Of course, having musicians around was one great way to have good music around the house before recordings. Would he have practiced there?

-- L&M Volume 1, footnote 1 , p 285, for 7 November 1660.

David Quidnunc  •  Link

More career information

This from a note (3) for 15 November 1660 in L&M Volume 1: Child was "later organist at St. George's Chapel, Windsor, and one of the organists at Whitehall Chapel." Why this information wasn't included in the L&M Companion volume is beyond me.

David Quidnunc  •  Link

Job Description: Organist of the Chapel Royal

From a record book -- the "Cheque Book" of the Chapel Royal for 19 December 1663 (p. 83):

"Of the three Organistes two shall ever attend, one at the organ, the other in his surplice in the quire [choir], to beare a parte in the Psalmodie and service. At solemne times they shall all three attend. The auncientest ["ancientest"? most senior?] organist shall serve and play the service on the eve and daye of the solemne feastes, viz: Christmas, Easter, St. George, and Whitsontide. The second organist shall serve the second day, and the third the third day. Other dayes they shall waite according to their monthes."

So these three were members of the choir who would also take turns playing the organ.

The quotation is from J.A. Westrup's biography, "Purcell" (1947; revised 1960), a biography of the composer Henry Purcell (1659-95). (Chapter 4: "Abbey, Court and Stage," Page 56, Collier Books paperback edition, 1962)

Paul Smith  •  Link

Child's musical style, as can be gathered from his age at the time of Pepys, is rather antiquated, even "simple", compared to that of Locke or Blow. It is often reminiscent of Thomas Morley. There is a recentish recording of his music on the ASV Gaudeamus label.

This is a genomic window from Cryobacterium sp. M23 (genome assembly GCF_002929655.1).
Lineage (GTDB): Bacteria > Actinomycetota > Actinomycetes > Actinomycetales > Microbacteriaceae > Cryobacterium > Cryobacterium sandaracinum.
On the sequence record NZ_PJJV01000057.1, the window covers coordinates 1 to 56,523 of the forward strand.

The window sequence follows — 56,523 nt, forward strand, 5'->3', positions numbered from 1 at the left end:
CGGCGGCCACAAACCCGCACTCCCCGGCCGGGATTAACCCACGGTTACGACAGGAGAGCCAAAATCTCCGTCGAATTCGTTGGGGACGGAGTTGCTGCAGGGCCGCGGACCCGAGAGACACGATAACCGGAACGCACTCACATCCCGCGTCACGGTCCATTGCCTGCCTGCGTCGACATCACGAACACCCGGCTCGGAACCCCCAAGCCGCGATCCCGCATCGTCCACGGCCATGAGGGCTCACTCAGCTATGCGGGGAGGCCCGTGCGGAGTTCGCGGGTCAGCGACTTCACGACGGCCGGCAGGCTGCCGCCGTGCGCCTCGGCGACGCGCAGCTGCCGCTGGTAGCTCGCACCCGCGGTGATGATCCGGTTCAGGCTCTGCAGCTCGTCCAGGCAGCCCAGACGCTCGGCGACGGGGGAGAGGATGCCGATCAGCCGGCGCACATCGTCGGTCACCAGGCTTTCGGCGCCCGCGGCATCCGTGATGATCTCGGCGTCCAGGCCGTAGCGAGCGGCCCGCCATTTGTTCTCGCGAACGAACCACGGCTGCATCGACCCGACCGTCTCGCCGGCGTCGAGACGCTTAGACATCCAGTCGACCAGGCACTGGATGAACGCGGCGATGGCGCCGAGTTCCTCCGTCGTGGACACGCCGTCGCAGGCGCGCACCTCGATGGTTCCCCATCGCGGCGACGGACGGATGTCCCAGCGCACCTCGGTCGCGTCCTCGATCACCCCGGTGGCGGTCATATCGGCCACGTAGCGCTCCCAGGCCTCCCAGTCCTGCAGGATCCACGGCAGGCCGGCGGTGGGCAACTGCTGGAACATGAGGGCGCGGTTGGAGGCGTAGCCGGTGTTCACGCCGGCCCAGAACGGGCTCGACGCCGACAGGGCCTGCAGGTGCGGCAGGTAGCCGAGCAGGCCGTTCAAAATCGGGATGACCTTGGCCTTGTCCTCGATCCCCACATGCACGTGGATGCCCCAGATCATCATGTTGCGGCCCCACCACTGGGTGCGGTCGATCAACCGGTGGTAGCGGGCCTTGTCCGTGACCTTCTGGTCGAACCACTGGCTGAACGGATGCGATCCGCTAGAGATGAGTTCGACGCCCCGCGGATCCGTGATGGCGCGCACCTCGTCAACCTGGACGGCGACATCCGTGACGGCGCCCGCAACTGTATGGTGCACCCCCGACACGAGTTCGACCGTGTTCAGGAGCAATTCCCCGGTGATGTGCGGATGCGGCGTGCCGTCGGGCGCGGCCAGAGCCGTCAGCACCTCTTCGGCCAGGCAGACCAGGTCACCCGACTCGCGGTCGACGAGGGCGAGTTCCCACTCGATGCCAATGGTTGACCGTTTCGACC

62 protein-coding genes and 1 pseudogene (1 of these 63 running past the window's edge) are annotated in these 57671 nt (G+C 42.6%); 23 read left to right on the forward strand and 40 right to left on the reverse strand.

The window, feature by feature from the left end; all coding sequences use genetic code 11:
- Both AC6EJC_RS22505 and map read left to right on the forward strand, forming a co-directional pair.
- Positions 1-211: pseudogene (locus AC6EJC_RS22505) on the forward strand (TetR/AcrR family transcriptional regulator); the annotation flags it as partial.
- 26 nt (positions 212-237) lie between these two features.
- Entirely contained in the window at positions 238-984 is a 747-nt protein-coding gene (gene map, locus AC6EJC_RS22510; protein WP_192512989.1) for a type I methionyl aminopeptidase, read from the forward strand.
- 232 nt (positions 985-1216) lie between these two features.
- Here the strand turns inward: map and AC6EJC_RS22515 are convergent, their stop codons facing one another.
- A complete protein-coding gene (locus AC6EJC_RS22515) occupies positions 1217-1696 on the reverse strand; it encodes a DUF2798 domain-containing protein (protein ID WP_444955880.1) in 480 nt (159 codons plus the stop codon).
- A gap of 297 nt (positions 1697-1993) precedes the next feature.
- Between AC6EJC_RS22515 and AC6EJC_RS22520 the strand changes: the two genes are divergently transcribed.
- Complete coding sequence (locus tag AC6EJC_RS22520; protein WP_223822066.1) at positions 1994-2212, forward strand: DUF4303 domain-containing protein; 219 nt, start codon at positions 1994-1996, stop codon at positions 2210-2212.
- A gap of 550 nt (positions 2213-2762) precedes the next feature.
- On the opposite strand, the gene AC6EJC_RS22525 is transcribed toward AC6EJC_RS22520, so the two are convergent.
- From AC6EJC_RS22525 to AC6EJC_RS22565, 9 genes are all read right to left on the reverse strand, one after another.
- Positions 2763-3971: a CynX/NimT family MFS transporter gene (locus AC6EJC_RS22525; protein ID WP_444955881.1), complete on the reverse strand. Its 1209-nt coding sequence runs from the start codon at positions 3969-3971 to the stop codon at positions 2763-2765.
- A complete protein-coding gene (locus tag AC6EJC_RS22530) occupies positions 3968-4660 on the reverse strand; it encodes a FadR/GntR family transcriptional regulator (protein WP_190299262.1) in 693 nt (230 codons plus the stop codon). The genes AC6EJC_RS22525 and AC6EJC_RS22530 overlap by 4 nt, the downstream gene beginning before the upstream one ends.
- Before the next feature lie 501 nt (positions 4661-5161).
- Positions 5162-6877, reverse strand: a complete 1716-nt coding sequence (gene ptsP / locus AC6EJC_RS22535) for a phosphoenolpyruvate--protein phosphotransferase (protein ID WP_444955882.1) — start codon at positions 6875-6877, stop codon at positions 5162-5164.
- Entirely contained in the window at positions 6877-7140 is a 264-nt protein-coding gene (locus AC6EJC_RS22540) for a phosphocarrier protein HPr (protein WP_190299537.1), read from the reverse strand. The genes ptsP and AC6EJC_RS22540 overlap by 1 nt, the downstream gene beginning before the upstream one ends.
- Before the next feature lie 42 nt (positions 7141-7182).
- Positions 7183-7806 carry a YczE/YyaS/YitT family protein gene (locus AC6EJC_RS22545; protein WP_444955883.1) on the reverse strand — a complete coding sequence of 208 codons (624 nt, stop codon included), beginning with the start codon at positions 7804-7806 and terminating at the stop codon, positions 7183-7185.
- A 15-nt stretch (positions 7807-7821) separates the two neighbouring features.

Bill  •  Link

Child forms a link between the old style of church music, of which Gibbons was the greatest master, and the school of the Restoration, of which Purcell is the great representative. But musically he remained true to the school in which he was educated, and his compositions are remarkable for simplicity and melody. It is said that at one time the choir of St. George's ridiculed them on this account, whereupon Child wrote his celebrated service in D to prove to them that the simplicity of his music arose from design and not from incapability.
---Dictionary of National Biography. 1887

Magnificat and Nunc dimittis in D
Description: Child's "Sharp Service" was reputedly the piece de resistance in St George's Chapel, Windsor in the first decade after the Restoration. It was probably the service performed exclusively for the entertainment of Pepys and his wife upon their expedition to meet Child, 26th February, 1666. It is said that Child wrote this service to puzzle his choirmen, they having ridiculed some of his music because it was so easy.
http://www.notamos.co.uk/145314.shtml (Also wherein is a "preview" of the piece)

.

Bill  •  Link

CHILD, WILLIAM (1606?-1697), musician; chorister at Bristol; clerk and assistant organist of St. George's Chapel, Windsor, 1630; Mus. Вас. Oxford, 1631; sole organist of St George's Chapel, 1634 ; said to have been also organist of the Chapel Royal, Whitehall; ejected by the puritans, 1643; restored, 1660; chanter of the Chapel Royal, Whitehall; composer to the king; Mus. Doc. Oxford, 1663; published twenty anthems, 1639; much of his music still in manuscript.
---Dictionary of National Biography: Index and Epitome. S. Lee, 1906.

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References

Chart showing the number of references in each month of the diary’s entries.

1660

1661

1662

1663

1666

1667